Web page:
Top 5 Hazards to Avoid When Using Portable Fall Arrest Anchors

Capital Safety AnchorIn the past few years multiple fall protection manufacturers have developed weighted base portable fall arrest anchorages to be used on flat, low sloped roofs or other elevated work sites. Typically these anchorages are brought to the roof in small sections and assembled at the location where they will be used. The small pieces make it easy to bring the anchor through roof hatches or hoist to the roof surface.

With well trained personnel these anchors provide an excellent safe guard against fall hazards by giving the user a portable anchorage option that can be set up in a variety of locations. The sections are typically light enough that one or two workers can set an anchorage up in just a few minutes.

Unfortunately, with all fall protection equipment there are limitations and severe dangers when the equipment is used incorrectly. All of these anchors will be shipped with user directions and information warning users of the dangers associated with the product but after the unit is assembled for the first time where does that literature end up? Did the person assembling the anchor even read the warnings? Below we list some of the major dangers associated with these portable anchors and how to avoid those hazards.

1. Untrained users. Just like with all fall protection equipment, users must be trained in the fall hazards they are exposed to in the work place and the methods for mitigating those hazards. If portable weighted base anchors are used to safeguard employees they must be trained on the proper assembly, use and limitations for that particular anchor and connecting devices (lanyards, SRL’s, rope and grabs). Untrained personnel is the number one problem we see in the work place when it comes to fall protection and is most likely the leading cause of death as well.

2. Set too close to the edge. Depending on the connecting device used, a worker must keep the anchor back from the edge of the roof a distance that will not allow them to free fall more than the OSHA allowable 6’. For example, when using a 6’ lanyard the anchorage should be kept back from the edge a distance of approximately 7’; which would allow the worker to reach the edge of the roof but not step off (fall restraint). If set up less than 7’ the worker will be exposed to a free fall the distance of their back d-ring to the ground plus the length of the slack in the lanyard. In most cases this will put them over the limit of 6’ total free fall and create a much greater chance of equipment failure.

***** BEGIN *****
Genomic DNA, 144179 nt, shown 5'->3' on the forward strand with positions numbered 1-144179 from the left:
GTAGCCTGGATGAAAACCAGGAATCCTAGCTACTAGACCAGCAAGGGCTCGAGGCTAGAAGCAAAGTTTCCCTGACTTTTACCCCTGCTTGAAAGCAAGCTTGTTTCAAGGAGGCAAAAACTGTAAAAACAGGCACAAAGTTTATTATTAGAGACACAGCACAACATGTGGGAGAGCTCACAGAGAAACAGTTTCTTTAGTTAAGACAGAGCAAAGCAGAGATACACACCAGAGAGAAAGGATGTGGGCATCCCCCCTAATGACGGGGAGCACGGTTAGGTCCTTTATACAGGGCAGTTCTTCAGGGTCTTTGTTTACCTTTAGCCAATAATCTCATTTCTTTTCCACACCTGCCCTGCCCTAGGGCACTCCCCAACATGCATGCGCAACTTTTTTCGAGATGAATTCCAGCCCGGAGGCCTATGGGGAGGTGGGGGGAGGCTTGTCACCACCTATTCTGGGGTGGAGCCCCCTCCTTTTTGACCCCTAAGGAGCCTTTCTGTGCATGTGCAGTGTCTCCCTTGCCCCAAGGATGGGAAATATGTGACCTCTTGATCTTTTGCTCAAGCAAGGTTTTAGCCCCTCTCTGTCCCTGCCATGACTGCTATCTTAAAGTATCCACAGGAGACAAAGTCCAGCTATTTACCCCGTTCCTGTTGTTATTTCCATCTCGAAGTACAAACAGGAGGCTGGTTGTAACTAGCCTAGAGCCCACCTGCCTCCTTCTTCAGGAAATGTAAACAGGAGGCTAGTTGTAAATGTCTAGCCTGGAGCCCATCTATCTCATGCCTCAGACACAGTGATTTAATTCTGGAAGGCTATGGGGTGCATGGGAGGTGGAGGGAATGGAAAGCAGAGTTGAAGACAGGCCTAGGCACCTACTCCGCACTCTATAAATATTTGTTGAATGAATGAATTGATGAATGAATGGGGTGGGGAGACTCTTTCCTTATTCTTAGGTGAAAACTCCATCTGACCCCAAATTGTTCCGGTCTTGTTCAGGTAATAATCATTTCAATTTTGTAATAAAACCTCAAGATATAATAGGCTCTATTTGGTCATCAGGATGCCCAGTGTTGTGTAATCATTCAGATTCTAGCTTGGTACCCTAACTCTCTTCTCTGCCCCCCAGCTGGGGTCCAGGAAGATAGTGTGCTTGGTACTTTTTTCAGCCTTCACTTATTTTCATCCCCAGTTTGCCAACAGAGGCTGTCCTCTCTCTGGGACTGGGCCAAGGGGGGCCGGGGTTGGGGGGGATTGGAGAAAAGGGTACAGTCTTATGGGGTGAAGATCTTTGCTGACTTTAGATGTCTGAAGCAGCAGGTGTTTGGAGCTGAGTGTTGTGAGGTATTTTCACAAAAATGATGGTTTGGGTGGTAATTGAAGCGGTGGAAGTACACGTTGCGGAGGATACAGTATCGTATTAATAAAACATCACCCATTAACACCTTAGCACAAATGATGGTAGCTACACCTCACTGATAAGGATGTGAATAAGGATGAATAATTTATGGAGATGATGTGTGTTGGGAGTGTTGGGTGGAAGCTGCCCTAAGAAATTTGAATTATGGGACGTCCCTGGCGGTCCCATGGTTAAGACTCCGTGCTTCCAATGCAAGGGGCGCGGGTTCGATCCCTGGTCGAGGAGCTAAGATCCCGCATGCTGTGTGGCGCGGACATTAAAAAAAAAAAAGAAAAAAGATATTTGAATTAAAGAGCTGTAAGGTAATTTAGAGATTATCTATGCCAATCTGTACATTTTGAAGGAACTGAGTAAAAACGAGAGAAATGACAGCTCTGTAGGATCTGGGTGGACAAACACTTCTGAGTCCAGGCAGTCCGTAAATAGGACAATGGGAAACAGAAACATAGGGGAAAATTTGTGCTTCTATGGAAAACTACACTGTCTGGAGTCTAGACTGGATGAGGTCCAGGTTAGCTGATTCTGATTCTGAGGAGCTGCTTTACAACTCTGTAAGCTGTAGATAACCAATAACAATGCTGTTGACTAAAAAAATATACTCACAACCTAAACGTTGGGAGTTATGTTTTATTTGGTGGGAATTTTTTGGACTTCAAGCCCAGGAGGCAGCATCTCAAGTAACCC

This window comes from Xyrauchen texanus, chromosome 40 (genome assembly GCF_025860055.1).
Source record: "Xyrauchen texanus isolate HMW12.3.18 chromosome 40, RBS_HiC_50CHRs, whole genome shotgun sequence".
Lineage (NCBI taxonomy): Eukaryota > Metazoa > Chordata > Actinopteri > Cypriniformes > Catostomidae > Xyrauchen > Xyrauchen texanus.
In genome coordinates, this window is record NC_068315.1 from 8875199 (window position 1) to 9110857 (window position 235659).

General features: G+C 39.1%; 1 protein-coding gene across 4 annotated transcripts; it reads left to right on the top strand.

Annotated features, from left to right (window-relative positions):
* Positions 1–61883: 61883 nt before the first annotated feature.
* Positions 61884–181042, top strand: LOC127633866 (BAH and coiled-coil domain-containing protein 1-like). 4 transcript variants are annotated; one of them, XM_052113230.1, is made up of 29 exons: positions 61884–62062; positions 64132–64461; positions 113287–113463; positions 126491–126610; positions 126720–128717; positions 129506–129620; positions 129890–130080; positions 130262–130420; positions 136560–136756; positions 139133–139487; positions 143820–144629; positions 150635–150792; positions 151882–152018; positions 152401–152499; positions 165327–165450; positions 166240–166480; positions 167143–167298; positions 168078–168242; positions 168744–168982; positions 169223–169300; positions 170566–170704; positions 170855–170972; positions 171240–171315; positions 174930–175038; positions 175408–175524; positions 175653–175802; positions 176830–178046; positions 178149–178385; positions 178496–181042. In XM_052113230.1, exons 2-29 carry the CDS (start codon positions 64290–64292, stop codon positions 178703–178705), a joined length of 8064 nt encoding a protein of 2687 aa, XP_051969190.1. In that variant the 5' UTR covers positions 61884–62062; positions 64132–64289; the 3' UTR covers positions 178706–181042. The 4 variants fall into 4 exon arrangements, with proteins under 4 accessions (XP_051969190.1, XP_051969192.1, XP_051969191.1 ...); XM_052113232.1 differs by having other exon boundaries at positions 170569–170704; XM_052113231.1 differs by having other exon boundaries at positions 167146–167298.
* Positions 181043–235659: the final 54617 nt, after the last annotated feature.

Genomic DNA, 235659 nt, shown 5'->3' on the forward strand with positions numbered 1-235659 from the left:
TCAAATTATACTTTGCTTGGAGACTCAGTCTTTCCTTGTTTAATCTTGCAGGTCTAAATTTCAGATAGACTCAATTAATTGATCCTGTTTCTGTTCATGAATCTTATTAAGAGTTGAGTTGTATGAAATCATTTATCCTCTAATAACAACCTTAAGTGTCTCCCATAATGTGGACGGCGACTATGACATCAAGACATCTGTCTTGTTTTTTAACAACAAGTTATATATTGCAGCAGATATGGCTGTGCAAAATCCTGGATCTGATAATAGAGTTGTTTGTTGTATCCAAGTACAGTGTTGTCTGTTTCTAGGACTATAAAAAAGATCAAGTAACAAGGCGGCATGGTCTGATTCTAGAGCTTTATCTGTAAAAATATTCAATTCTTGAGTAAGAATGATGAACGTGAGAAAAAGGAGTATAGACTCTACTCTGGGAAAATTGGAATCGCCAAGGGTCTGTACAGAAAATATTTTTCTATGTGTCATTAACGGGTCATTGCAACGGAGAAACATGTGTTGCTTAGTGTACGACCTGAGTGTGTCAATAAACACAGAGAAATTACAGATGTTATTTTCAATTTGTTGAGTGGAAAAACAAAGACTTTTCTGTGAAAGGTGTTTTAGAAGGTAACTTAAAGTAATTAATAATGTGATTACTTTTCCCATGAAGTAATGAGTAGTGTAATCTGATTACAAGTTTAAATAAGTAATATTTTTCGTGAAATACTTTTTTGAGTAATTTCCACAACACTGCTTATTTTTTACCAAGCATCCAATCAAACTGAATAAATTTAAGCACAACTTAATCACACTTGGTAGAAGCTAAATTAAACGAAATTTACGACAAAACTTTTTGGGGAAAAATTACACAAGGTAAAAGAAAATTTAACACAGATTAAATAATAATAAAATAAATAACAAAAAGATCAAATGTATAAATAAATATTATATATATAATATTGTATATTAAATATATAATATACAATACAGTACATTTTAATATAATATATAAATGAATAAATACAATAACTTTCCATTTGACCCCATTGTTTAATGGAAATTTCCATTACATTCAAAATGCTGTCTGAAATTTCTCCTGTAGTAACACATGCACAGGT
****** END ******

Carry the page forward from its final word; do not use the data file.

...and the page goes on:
3. Using a non-leading edge self-retracting lifeline.  Standard self-retracting lifelines (SRL’s) are constructed to limit free fall distance to less than 2’ and limit arresting forces on the body to 900lbs. This can only be achieved by positioning the SRL above the user’s back d-ring. Portable weighted base anchors are almost always assembled on the roofs surface below the back d-ring. This would always put the free fall distance above the allowable 2’ maximum. Most of the major fall protection manufacturers have corrected this problem by developing “Leading Edge Self-Retracting Lifelines”. This type of SRL will have an external rip stich shock absorber positioned just after the snap hook and should be worn at the users back d-ring. The shock pack will limit the forces on the worker and SRL to less than 900lbs and protect the SRL from much larger dynamic loading. When using any SRL below your back d-ring ensure that it has an external shock pack.

4. Multiple users on one anchor. In most cases these anchors are designed to provide fall protection to a single worker. We have seen many cases where two, three and even four workers have all been connected to the same anchor at the same time. The literature that is provided with the anchor will describe the amount of workers allowed to connect to the anchorage at the same time.

5. Using horizontal lifelines connected to two anchors. Some manufacturers do allow the use of a horizontal lifeline (HLL) connected to two of their portable anchors but some do not. “Off the shelf” pre-engineered HLL’s can also be tricky and require quite a bit of training in order to be used safely. In most cases they also require a 5,000lb anchorage at each end; which portable anchors may not provide. If using a HLL with portable anchors ensure that they have been designed and engineered for such use and that the HLL you are using is combatable with the anchorages. Ensure that the users have adequate training for both types of systems.

When used correctly and with the right training, portable fall arrest anchors are a great way to provide a safe fall protection system for personnel when the situation allows.

Fill out the form on our contact page or call us today for more information on a Portable Anchors for your worksite: Toll-Free (855) Ver-Fall or (855) 837-3255.